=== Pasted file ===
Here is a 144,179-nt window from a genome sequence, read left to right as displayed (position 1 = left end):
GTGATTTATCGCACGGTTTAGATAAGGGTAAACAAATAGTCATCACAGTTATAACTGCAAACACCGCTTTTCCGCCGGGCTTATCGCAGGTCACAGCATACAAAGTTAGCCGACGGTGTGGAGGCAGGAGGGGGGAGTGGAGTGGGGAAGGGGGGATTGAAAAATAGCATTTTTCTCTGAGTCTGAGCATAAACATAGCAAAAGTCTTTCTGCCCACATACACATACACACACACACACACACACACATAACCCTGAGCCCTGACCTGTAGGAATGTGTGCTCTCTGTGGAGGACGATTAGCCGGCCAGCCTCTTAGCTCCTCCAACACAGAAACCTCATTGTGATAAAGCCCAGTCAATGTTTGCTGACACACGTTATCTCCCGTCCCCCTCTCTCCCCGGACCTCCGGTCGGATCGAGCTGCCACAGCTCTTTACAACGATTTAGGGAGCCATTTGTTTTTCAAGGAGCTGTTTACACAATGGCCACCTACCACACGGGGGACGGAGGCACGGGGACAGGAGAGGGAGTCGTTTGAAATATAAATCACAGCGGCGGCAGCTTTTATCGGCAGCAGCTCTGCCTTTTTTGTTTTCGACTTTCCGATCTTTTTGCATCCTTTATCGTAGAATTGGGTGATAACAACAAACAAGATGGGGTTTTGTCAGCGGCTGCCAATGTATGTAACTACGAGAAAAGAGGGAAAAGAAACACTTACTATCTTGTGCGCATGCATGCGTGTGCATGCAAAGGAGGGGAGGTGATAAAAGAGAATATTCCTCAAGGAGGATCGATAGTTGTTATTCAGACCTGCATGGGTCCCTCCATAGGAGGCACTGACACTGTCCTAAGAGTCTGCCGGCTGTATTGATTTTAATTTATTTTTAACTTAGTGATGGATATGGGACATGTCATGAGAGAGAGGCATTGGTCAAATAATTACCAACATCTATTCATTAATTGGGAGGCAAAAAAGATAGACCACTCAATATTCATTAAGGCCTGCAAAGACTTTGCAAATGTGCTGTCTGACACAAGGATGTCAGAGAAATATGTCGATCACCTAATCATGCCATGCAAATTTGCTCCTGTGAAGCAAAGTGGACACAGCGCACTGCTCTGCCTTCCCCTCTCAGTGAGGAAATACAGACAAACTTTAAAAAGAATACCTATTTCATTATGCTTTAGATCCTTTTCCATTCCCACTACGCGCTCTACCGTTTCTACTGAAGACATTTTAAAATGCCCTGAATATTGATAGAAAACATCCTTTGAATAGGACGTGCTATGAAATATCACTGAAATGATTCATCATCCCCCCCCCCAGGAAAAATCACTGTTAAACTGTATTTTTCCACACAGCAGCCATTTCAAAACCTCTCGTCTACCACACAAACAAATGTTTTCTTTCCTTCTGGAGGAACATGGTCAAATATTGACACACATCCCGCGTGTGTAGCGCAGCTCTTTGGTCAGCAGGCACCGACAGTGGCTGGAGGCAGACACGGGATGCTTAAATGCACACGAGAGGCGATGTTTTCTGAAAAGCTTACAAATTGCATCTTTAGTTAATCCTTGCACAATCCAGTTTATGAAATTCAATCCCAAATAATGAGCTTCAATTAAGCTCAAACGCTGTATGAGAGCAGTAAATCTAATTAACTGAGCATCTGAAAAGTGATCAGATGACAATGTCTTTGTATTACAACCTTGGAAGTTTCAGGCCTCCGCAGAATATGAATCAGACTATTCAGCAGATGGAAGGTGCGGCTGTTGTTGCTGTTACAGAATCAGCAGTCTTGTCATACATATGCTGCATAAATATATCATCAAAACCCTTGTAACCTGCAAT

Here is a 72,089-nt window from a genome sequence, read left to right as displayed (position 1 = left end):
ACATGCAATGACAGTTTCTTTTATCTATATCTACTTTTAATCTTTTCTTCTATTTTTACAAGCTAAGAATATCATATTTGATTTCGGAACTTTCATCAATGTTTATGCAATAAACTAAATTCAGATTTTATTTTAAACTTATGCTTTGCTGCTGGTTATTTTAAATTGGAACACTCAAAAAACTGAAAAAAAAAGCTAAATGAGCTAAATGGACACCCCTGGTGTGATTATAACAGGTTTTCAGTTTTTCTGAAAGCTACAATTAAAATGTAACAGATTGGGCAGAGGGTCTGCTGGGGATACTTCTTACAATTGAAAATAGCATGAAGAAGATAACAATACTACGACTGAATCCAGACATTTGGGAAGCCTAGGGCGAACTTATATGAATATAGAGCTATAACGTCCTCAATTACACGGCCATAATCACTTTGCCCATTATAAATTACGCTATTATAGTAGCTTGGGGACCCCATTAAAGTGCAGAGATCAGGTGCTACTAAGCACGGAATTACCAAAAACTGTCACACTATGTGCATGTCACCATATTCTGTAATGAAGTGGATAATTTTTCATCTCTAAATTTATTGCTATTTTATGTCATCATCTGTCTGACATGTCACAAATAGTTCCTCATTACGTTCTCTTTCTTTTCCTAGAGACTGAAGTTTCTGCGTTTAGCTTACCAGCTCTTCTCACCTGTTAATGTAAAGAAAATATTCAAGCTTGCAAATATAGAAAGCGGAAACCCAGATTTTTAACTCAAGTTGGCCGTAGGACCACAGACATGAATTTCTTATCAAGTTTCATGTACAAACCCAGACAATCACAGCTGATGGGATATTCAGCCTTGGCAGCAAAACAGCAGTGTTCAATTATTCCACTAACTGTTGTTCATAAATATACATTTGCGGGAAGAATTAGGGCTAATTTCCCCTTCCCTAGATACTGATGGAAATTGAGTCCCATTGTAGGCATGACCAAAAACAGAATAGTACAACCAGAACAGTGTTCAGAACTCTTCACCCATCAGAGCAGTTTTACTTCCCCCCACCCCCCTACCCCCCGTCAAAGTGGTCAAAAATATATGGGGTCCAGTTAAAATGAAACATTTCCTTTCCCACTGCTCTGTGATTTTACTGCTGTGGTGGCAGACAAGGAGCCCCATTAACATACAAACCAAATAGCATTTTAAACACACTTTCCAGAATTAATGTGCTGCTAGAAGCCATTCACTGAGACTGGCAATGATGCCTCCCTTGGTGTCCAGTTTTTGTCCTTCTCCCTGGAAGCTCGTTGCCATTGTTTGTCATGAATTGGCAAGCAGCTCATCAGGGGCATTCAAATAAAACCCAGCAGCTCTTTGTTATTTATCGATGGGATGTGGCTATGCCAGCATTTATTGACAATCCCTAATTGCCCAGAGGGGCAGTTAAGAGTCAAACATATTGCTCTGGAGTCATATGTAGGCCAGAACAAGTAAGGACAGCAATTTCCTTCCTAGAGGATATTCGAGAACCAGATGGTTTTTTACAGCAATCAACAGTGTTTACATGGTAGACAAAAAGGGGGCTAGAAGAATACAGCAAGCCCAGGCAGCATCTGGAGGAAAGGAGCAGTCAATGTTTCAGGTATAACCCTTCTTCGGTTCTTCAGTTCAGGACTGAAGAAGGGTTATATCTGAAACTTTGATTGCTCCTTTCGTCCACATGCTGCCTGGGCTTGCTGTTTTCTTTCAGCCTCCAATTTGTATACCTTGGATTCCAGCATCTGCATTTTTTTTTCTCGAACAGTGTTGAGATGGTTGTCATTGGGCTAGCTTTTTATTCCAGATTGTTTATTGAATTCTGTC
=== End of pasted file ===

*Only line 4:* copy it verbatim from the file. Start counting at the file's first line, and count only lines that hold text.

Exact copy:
ACATGCAATGACAGTTTCTTTTATCTATATCTACTTTTAATCTTTTCTTCTATTTTTACAAGCTAAGAATATCATATTTGATTTCGGAACTTTCATCAATGTTTATGCAATAAACTAAATTCAGATTTTATTTTAAACTTATGCTTTGCTGCTGGTTATTTTAAATTGGAACACTCAAAAAACTGAAAAAAAAAGCTAAATGAGCTAAATGGACACCCCTGGTGTGATTATAACAGGTTTTCAGTTTTTCTGAAAGCTACAATTAAAATGTAACAGATTGGGCAGAGGGTCTGCTGGGGATACTTCTTACAATTGAAAATAGCATGAAGAAGATAACAATACTACGACTGAATCCAGACATTTGGGAAGCCTAGGGCGAACTTATATGAATATAGAGCTATAACGTCCTCAATTACACGGCCATAATCACTTTGCCCATTATAAATTACGCTATTATAGTAGCTTGGGGACCCCATTAAAGTGCAGAGATCAGGTGCTACTAAGCACGGAATTACCAAAAACTGTCACACTATGTGCATGTCACCATATTCTGTAATGAAGTGGATAATTTTTCATCTCTAAATTTATTGCTATTTTATGTCATCATCTGTCTGACATGTCACAAATAGTTCCTCATTACGTTCTCTTTCTTTTCCTAGAGACTGAAGTTTCTGCGTTTAGCTTACCAGCTCTTCTCACCTGTTAATGTAAAGAAAATATTCAAGCTTGCAAATATAGAAAGCGGAAACCCAGATTTTTAACTCAAGTTGGCCGTAGGACCACAGACATGAATTTCTTATCAAGTTTCATGTACAAACCCAGACAATCACAGCTGATGGGATATTCAGCCTTGGCAGCAAAACAGCAGTGTTCAATTATTCCACTAACTGTTGTTCATAAATATACATTTGCGGGAAGAATTAGGGCTAATTTCCCCTTCCCTAGATACTGATGGAAATTGAGTCCCATTGTAGGCATGACCAAAAACAGAATAGTACAACCAGAACAGTGTTCAGAACTCTTCACCCATCAGAGCAGTTTTACTTCCCCCCACCCCCCTACCCCCCGTCAAAGTGGTCAAAAATATATGGGGTCCAGTTAAAATGAAACATTTCCTTTCCCACTGCTCTGTGATTTTACTGCTGTGGTGGCAGACAAGGAGCCCCATTAACATACAAACCAAATAGCATTTTAAACACACTTTCCAGAATTAATGTGCTGCTAGAAGCCATTCACTGAGACTGGCAATGATGCCTCCCTTGGTGTCCAGTTTTTGTCCTTCTCCCTGGAAGCTCGTTGCCATTGTTTGTCATGAATTGGCAAGCAGCTCATCAGGGGCATTCAAATAAAACCCAGCAGCTCTTTGTTATTTATCGATGGGATGTGGCTATGCCAGCATTTATTGACAATCCCTAATTGCCCAGAGGGGCAGTTAAGAGTCAAACATATTGCTCTGGAGTCATATGTAGGCCAGAACAAGTAAGGACAGCAATTTCCTTCCTAGAGGATATTCGAGAACCAGATGGTTTTTTACAGCAATCAACAGTGTTTACATGGTAGACAAAAAGGGGGCTAGAAGAATACAGCAAGCCCAGGCAGCATCTGGAGGAAAGGAGCAGTCAATGTTTCAGGTATAACCCTTCTTCGGTTCTTCAGTTCAGGACTGAAGAAGGGTTATATCTGAAACTTTGATTGCTCCTTTCGTCCACATGCTGCCTGGGCTTGCTGTTTTCTTTCAGCCTCCAATTTGTATACCTTGGATTCCAGCATCTGCATTTTTTTTTCTCGAACAGTGTTGAGATGGTTGTCATTGGGCTAGCTTTTTATTCCAGATTGTTTATTGAATTCTGTC